lieve an E1S is essential to identify and plan mit
igation measures for the inevitable adverse envi
ronmental impacts created. and that an enforce
able stormwater ordinance exist prior to State
approval of the project."
The authority claims "the proposed
system. ..including a stormwater management
program, serving southwest Brunswick County,
including the Towns of Sunset Beach and
Calabash, will be of significant benefit to both
the environment and the people in the areas
which it serves."
Of the SBTA mailing it concludes, "The
Letter states that the SBTA does not oppose a
central sewer system. Their actions say other
wise. The fact is, the SBTA clearly does oppose
a central sewer system and is willing to go to
any lengths, including distorting the truth, to
stop the project"
Both the SBTA board and the South
Brunswick Water and Sewer Authority have
called for public comment on the DEM "Finding
of No Significant Impact."
Comments to be considered must be received
by Nov. 28 at this address: Mrs. Chrys Baggett.
Director, North Carotin* State Clearinghouse.
116 West Jones St.. Raleigh NC 27603-8003
letters should include a reference to the SB
WSA project number 95 E4 3000268.
Panel Votes Down New Bird Island Protection
(Continued From Page 1-A)
break a tie. Molly Fearing was ab
sent and there is one vacant seat on
"If the public wants to preserve
this land, they need to cough up the
money to buy this land," said
Ducker said the CRC vote was
not detrimental to the society's
preservation effort, but was "not
good for momentum."
The nomination process did get
on record the CRC's assessment that
Bird Island qualifies as a coastal
complex AEC because of its natural
and aesthetic values, he said. "Hope
fully the staff will utilize that when
considering permits for the bridge or
for any future development that
might occur on the island."
It was the second time the com
mission voted to override a staff rec
ommendation relating to Bird Island
On Sale At
ATEX GAS STATION
THE BRUNSWICK BEACON
EAST GATE SQUARE
HANDY HUGOS EXXON
KiRBY'S STEAK HOUSE
OCEAN PALMS EXXON
SHADY PARK EXXON
"If the public wants to
preserve this land, they need to
cough up the money to buy this
? CRC Member Timothy Thornton
and the AEC nomination
Staff to the CRC, the N.C.
Division of Coastal Management,
this summer first recommended tak
ing no action on the nomination, but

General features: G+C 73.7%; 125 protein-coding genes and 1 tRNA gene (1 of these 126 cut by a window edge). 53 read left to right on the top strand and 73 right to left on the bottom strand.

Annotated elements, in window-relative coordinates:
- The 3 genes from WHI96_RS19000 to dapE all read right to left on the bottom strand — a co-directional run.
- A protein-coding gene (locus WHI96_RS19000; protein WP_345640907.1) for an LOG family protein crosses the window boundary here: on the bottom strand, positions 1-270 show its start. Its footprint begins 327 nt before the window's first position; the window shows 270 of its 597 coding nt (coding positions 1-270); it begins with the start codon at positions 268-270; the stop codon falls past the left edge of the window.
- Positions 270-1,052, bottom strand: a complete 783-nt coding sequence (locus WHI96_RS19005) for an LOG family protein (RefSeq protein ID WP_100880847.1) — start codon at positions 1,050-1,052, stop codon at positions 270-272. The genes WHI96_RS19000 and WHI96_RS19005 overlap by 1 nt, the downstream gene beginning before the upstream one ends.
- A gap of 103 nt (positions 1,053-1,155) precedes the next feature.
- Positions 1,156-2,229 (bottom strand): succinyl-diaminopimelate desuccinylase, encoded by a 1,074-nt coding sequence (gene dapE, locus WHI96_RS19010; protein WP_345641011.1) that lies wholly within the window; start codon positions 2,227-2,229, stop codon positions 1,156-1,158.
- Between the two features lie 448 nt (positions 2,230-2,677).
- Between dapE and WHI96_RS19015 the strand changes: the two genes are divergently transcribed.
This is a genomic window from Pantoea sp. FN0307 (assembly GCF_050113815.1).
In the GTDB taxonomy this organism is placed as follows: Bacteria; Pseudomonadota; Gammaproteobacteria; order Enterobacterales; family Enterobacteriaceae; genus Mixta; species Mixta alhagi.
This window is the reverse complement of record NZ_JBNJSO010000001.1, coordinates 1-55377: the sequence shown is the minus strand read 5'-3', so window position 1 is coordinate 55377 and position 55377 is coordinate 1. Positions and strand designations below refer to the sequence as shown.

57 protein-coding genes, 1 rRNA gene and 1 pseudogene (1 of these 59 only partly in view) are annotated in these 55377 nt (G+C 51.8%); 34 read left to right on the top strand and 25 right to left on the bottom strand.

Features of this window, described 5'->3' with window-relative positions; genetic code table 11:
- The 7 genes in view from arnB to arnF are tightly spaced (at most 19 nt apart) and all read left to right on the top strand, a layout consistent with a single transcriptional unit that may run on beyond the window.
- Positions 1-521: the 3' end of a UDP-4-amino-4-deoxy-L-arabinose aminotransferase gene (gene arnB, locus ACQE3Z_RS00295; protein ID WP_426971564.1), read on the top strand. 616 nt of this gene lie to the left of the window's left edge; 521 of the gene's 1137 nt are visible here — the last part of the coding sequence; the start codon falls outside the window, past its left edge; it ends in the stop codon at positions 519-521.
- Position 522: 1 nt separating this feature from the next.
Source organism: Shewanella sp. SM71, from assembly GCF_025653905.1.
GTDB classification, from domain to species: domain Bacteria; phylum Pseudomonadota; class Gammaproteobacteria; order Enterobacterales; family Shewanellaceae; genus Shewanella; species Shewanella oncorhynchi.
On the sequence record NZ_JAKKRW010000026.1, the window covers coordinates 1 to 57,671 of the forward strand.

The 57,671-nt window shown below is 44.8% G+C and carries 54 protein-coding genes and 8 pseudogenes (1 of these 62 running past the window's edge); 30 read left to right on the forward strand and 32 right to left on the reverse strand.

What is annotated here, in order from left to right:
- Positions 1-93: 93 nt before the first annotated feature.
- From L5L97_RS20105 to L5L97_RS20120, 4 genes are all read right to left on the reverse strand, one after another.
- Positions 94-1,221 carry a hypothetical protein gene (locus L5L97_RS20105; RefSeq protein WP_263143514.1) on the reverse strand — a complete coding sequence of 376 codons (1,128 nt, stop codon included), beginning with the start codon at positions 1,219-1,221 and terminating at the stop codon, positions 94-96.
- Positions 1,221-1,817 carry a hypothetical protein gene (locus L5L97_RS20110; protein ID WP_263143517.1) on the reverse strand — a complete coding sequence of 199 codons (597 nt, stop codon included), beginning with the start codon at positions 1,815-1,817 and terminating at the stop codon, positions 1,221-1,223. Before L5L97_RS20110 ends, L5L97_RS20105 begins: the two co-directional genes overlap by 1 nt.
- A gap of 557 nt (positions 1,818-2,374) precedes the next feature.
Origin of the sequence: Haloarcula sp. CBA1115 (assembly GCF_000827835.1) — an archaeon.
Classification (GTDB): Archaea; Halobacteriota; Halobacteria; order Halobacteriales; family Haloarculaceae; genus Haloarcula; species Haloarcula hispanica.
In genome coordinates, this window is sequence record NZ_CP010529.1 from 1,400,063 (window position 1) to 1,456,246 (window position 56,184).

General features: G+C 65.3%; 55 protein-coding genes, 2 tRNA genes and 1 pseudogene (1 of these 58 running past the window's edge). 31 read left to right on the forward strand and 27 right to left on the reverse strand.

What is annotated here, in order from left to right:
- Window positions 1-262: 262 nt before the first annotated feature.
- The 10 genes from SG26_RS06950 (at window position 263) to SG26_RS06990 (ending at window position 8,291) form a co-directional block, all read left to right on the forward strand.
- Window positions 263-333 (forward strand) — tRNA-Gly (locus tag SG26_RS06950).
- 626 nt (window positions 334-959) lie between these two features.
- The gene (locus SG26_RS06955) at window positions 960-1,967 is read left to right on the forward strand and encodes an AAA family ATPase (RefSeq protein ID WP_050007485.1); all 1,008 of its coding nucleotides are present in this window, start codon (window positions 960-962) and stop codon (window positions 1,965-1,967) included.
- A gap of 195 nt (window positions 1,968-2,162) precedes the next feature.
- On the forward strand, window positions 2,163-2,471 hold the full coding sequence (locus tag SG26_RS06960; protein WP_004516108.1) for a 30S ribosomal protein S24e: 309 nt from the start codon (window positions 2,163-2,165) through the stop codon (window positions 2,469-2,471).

the commission overrode that pro
Following a detailed study or
dered by the CRC, the staff's new
recommendation was to award the
new AEC designation and to adopt
use standards that would allow low
density development and provide
additional protection to natural and
aesthetic values such as rare species
and wetland and upland habitat.
Examples include lighting design to
reduce impact on nesting sea turtles
Established Nov. 1, 1962
Published Every Thursday
At 4709 Main Street
Shallotte, N.C. 28459
IN BRUNSWICK COUNTY
One Year $10.36
Six Months $5.55
One Year $14.86
Six Months $7.90
ELSEWHERE IN U.S.A.
One Year $15.95
Six Months $8.35
Second class postage paid at
Shallotte, N.C. 28459. USPS 777
780. Postmaster, send address
P.O. Box 2558,
Shallotte, N.C. 28459-2558
and restrictions on introduction of
non-native plant species.
The recommended overall man
agement strategy would have been
"to safeguard its biological relation
ships and aesthetic qualities".
Developers would have been re
quired to show how they would pro
tect certain plant and animal life.
Ilie C'RC vote was one of two ac
tions at last week's meeting that
benefitted Bird Island's owner.
Another CRC committee, on im
plementation & standards, informal
ly interpreted a rule favorable to de
velopment of Bird Island. The N.C.
Coastal l-'cderation had pointed out
to the CRC that its inlet hazard area
designation does not allow struc
tures with a "total floor area" larger
than 5,000 square feet, and asked if
a bridge were considered a structure.
Several environmental organiza
tions had hoped the requirement
could be used to block issuance of a
permit for a concrete bridge across
Mad Inlet to Bird Island.
The committee interpreted the
reference as applying only to cn
closed structures, not lo bridges or
The ("R("s f-nday sevsion was cut
short by a voluntary evacuation of
Bogue Banks because of Tropical
Storm Gordon, said staff spokesman
Alison Davts. and commivsion did
not get lo vole on the committee's
Based on the interpretation staff
plans to go ahead and ivsue permits
for two projects within inlet hazard
areas. One is for a road to serve a
house built in an inlet hazard area,
and the other for Duncscape subdi
vision on the cast end of Holdcn
"The question was raised regard
ing Bird Island but wc had these
other two similar permit cases pend
ing where the review was completed
and the clock was ticking," said
The commission delayed hearing
several variance requests until its
January meeting, including one by
David Mill of Ocean Isle Beach He
wants to screen in a porch that lies
within a hazard area.
At that meeting the CRC could
decide to proceed with a major
rewrite of its sandbag ordinance fol
lowing a public hearing last
Thursday at which 10 people spoke.
Most raised objections to specific
points, such as limits on how long a
sandbag structure could be main
tained and allowing only one sand
bagging permit for the life of the
Expected To Feel Like Fall
After several weeks of warmer
than usual weather, temperatures are
expected to swing a little below av
erage over the next few days across
the South Brunswick Islands.
Temperatures will probably av
erage from the mid-40s at night into
the lower 60s during the daytime,
with typical rainfall, about one-half
inch, Shallotte Point meteorologist
Jackson Canady said Tuesday.
For the period Nov. 15-20, he
recorded a high of 78 degrees on
Nov. 15 and a low of 48 degrees on
The daily average temperature
was 64 degrees, or 10 degrees
above average. It was based on a
daily average high of 72 degrees
and a nightly average low of 57 de
Canady recorded one and two
thirds of an inch of rainfall, which
is above average.